Should a Man’s Orgasm Be the End of a Sexual Encounter?

5/5 - (12 votes)


Justin Lehmiller (Social Psychologist) wrote this article.

Orgasm is often seen as the ultimate goal of sex. That’s what sex therapists refer too as the “The End” view. Orgasmic imperative. From this perspective, Sex isn’t really sex People should not approach sex without an orgasm, as this is the only way to achieve sex. But what happens when you have achieved that goal? 

mans orgasm end of sexual encounter

For many people, it means the end of sex because they don’t have any other goals to achieve beyond that. This is a problematic way of thinking about sex, and it’s a big contributor to The orgasm gapThis refers to the constant finding that heterosexual women are less likely to have an orgasmic encounter with their male partners than they are with their heterosexual counterparts.

On average, men are more likely than women to orgasm. According to studies,While men usually reach orgasm within 5-6 minutes for women, it takes them more than twice as long to do so with women, which is between 13-14 minutes and 15 minutes. Also, women tend to go orgasm much faster than men.

Obviously, if men see their orgasms as the end of sex, this is going to create orgasmic inequality—and we need to change that.  

It’s Time to Rethink the Orgasmic Imperative

We must change how we think about sex. This is because everyone suffers from the orgasmic imperative.

When sex is a goal-oriented activity, it tends to take us out of the moment because we’re focused on achieving our goal instead of savoring the other pleasurable things about sex. When we’re distracted like this, we can’t fully enjoy ourselves. 

It can be paradoxically more difficult sometimes to have an andgasm. For example, if you start to worry that an orgasm might not happen, there’s a good chance it won’t. This can lead to a self-fulfilling prophecy.

The orgasmic imperative can also lead people to feel like they’re a failure if orgasm doesn’t happen—and this can create anxiety the next time you go to have sex, which can set the stage for performance or other issues. 

Instead of viewing orgasm as both the goal and end of sex, look at sex as an activity that you’re doing for pleasure and enjoyment. You can switch from an achievement-focused mindset to a pleasure-focused one. Just relax and have fun—and remember that sex can be fun even if an orgasm doesn’t happen, and that one person’s orgasm doesn’t have to be the end of the fun, either.

If you treat orgasm like the end of sex, it can cause serious damage to your intimate life

There’s another problem with treating your orgasm as the end of sex, which is that regularly stopping before your partner has the opportunity to climax can end up killing your sex life.

Think about it this way: if the focus of your sexual encounters seems to be all about your pleasure and never about theirs, what’s in it for them? If they stop enjoying sex with you, they’re probably not going to want to do it very often. They might also resent you for it which could lead to conflict that can put a damper on their desire.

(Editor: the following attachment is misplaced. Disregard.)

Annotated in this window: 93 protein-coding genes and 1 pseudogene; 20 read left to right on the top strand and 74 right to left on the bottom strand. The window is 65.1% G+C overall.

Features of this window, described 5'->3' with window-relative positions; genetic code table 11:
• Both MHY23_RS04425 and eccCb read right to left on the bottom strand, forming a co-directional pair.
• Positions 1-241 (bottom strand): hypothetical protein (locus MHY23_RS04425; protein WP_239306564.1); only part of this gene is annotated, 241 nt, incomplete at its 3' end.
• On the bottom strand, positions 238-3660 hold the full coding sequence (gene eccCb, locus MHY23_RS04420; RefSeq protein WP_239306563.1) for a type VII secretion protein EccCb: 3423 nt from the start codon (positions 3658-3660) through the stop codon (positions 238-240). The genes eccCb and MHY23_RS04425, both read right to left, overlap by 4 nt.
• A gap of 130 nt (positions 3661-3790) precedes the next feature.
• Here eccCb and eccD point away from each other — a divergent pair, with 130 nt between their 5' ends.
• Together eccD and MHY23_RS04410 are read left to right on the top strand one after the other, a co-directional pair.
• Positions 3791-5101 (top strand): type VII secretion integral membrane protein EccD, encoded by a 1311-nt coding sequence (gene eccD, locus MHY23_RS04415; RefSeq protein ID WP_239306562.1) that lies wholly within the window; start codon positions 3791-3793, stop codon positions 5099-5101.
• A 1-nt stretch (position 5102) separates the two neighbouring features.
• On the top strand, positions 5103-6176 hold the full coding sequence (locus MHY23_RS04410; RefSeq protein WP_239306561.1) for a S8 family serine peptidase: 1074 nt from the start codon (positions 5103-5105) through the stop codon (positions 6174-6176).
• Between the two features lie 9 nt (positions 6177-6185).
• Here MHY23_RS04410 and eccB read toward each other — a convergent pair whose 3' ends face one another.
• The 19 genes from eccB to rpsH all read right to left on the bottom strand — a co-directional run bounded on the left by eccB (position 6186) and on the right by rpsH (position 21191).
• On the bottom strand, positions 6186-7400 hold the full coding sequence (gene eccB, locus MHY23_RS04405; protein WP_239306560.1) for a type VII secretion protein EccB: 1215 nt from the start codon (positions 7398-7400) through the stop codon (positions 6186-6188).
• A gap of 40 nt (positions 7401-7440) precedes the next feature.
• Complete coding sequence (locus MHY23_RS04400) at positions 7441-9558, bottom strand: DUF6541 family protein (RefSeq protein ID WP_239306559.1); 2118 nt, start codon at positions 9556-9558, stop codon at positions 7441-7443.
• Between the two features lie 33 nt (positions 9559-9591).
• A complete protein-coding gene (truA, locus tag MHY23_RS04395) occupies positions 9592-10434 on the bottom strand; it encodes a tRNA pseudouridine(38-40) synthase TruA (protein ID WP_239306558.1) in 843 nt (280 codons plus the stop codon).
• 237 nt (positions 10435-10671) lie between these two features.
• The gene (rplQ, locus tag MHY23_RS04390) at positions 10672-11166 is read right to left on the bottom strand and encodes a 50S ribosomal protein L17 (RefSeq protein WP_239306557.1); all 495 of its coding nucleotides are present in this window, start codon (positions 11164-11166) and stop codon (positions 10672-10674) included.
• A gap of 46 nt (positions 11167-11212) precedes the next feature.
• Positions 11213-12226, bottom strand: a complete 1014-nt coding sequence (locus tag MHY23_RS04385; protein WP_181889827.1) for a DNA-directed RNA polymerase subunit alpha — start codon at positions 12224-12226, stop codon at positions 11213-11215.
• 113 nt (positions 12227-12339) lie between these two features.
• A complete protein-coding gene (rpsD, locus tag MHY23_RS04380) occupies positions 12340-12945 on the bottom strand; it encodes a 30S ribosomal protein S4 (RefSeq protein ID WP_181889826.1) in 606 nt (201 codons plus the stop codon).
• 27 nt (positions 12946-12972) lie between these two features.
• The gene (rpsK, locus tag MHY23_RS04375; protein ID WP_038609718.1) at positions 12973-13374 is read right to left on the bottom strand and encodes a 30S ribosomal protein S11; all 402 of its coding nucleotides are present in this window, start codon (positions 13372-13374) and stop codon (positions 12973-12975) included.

Putting your partner’s pleasure on par with your own isn’t just the right thing to do, it’s also one of the ingredients to a healthy and mutually satisfying sexual and romantic life.

Plus, paying attention to your partner’s pleasure can be hot and fun in and of itself. And watching your partner’s ecstasy just might get you revved up and ready to go again.

Closing the Orgasm Gap

You can make sure that your partner is happy if you are prone to orgasming before you. 

Start by asking your partner questions about their sex lives. What do they enjoy and what are their priorities? What activities and techniques are most reliable for them to have sex? You can communicate well to help you devise a game plan or approach that will be mutually enjoyable. 

To give you some assistance, second, invest in some sex toys. For example, after you orgasm, switching to vibrators or other toys can be a handy way of extending the encounter to your partner’s satisfaction.

Third, consider changing your sexual position. The sexual position most often used by men and women—the missionary position—actually isn’t the one that offers women the most consistent experiences with orgasm.

Research shows that positions where women are on top, such as the “cowgirl” position, are linked to higher odds of orgasm, in part, because they provide more clitoral stimulation.

Fourth, don’t rush through foreplay! Spending more time building up arousal first through oral sex, kissing, breast and nipple stimulation, and genital touch before you get to intercourse may facilitate your partner’s orgasm. 

Men can also extend the time it takes for them to orgasm. These can help make it more convenient to have orgasm with their partners at the same time. YYou may want to try these techniques, which have been shown to aid men in achieving better ejaculatory control. stop-start technique. This is especially helpful for men who orgasm faster than the average.

Conclusions

In short, it’s time to stop looking at the male orgasm as the ultimate goal and end of sex. Good sex is about pleasure and fun, not about achieving goals—and prioritizing your partner’s pleasure is one of the keys to a mutually satisfying relationship. 




Source link

Leave a Reply

Your email address will not be published.